Curriculum and Instruction
A very interesting thing happened this week - the two students who were being taken out when disruptive are now inside the classroom with their own teaching assistant. So there were 4 of us in the classroom today for the entire time.
Questions for the week:
What is being taught?
Today the students started off with a sheet of questions addressing their strengths in learning and listening (self-awareness) as well as their behaviour with others. As the teacher went over each question with the children she asked them to be honest in their answers.
A great tool for self-control I noticed practiced is when the children have completed a task or getting ready to go to gym they are told to put their heads on their desks and be quiet. The quietest rows get recognition.
Another self-discipline technique is for the children to, once they have their coats/sweaters on, is to stand behind their desks with their hands on the back of their chairs.
Many concepts are introduced first through a story from a book.
How are students learning?
The students are learning to be aware of the skills needed to learn through the self-awareness questions. Though, I think, in grade one this is very new to them to assess themselves.
They are learning through stories read to them, going over lessons word for word as they fill out the answers. They, also, learn from movement during gym time, They learn to respect one another by walking down the halls quietly, waiting patiently for their turn, they are learning not to give attention to disruptive behaviour by being told to ignore what is going on.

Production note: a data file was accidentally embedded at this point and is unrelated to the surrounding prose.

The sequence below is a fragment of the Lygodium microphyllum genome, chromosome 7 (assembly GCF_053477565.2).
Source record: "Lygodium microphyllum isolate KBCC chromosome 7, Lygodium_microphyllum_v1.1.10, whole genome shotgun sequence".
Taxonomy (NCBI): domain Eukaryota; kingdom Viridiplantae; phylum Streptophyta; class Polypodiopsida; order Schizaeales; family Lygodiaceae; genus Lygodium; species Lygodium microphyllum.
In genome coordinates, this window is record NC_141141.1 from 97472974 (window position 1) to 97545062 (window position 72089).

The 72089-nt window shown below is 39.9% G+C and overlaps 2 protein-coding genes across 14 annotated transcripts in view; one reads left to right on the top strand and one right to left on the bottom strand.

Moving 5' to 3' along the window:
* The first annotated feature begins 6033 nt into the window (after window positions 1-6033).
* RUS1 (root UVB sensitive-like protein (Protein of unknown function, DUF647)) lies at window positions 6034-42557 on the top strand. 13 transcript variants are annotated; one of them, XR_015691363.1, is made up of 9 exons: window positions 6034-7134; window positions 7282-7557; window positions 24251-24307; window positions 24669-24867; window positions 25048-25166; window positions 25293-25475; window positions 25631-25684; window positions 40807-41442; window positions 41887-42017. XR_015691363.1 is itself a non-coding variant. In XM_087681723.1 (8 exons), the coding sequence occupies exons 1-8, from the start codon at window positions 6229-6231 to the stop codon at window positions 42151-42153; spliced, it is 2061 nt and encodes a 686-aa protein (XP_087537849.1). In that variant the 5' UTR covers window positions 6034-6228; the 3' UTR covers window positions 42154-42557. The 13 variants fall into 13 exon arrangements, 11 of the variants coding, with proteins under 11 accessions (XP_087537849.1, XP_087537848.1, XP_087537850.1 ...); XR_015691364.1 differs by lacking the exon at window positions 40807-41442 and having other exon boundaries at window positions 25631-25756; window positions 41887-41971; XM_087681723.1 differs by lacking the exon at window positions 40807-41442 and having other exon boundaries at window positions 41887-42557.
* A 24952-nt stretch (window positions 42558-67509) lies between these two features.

The buddy system is in place for the students. Grade 5 students are paired up with a grade 1 student. One child from my class had 3 students as his buddies. I asked why and was told that two of the grade five students did not know English so were learning to read along with the grade 1 student.
Age appropriate books such as, Pirates Don't Change Diapers was a hit. As well, combining cool facts with the season such as, learning about the Halloween Crab (on their bulletin board in the hallway) make for an interesting and compelling reason to come to school. You never know what the next day brings!!
Do students see the meaning and relevance in what they are learning?
During the self-awareness quiz I felt that the child I was helping just wanted to get the lesson over with. She was not interested in looking too deeply into her motives or abilities to focus or even if she is answering the question "do you wait until the questions is asked before wanting to answer". I felt she just wanted to get the 'job' done. I wonder how many children really thought about the truth to their answers? Was the time sufficient to explore these questions fully.
The children had been learning about our five senses. This day they were focusing on sight. I read them a book on eyes which they seemed quite keen to pay attention to. One great question, out of a few statements made, was 'why do people become blind'? I answered 'well, some people are born blind, some suffer injuries, and others have diseases that cause blindness'. This seemed to satisfy the questioner and I hope got the others thinking more about how important and vulnerable our eyes are.
What are the stories of curriculum?
Indigenizing the Curriculum: The Importance of Story presented itself while I was searching the meaning of this question. There is a quote on page 3 shows how "the practice of hegemony manipulates what stories are told, and how they are told, and who listens".
It seems like the style of teaching is still Eurocentric. There is no evidence of Indigenous education nor is any specific culture addressed in an academic manner.
However, I feel that perhaps other times during the year this is covered to some degree.
What are the stories of learning?
We are mirrors of our environments. Those at home, in our communities, and at our places of learning. Me at the University of Regina where there is an acute awareness and need to learn about the past, present and future of the relationship between us, as immigrants, and the Indigenous people. The young students in the grade one classroom in my host school seem to be unadulterated to what I am learning, except for the students who wear different forms of head dress and/or are differently coloured, this is the only clue that other cultures exist.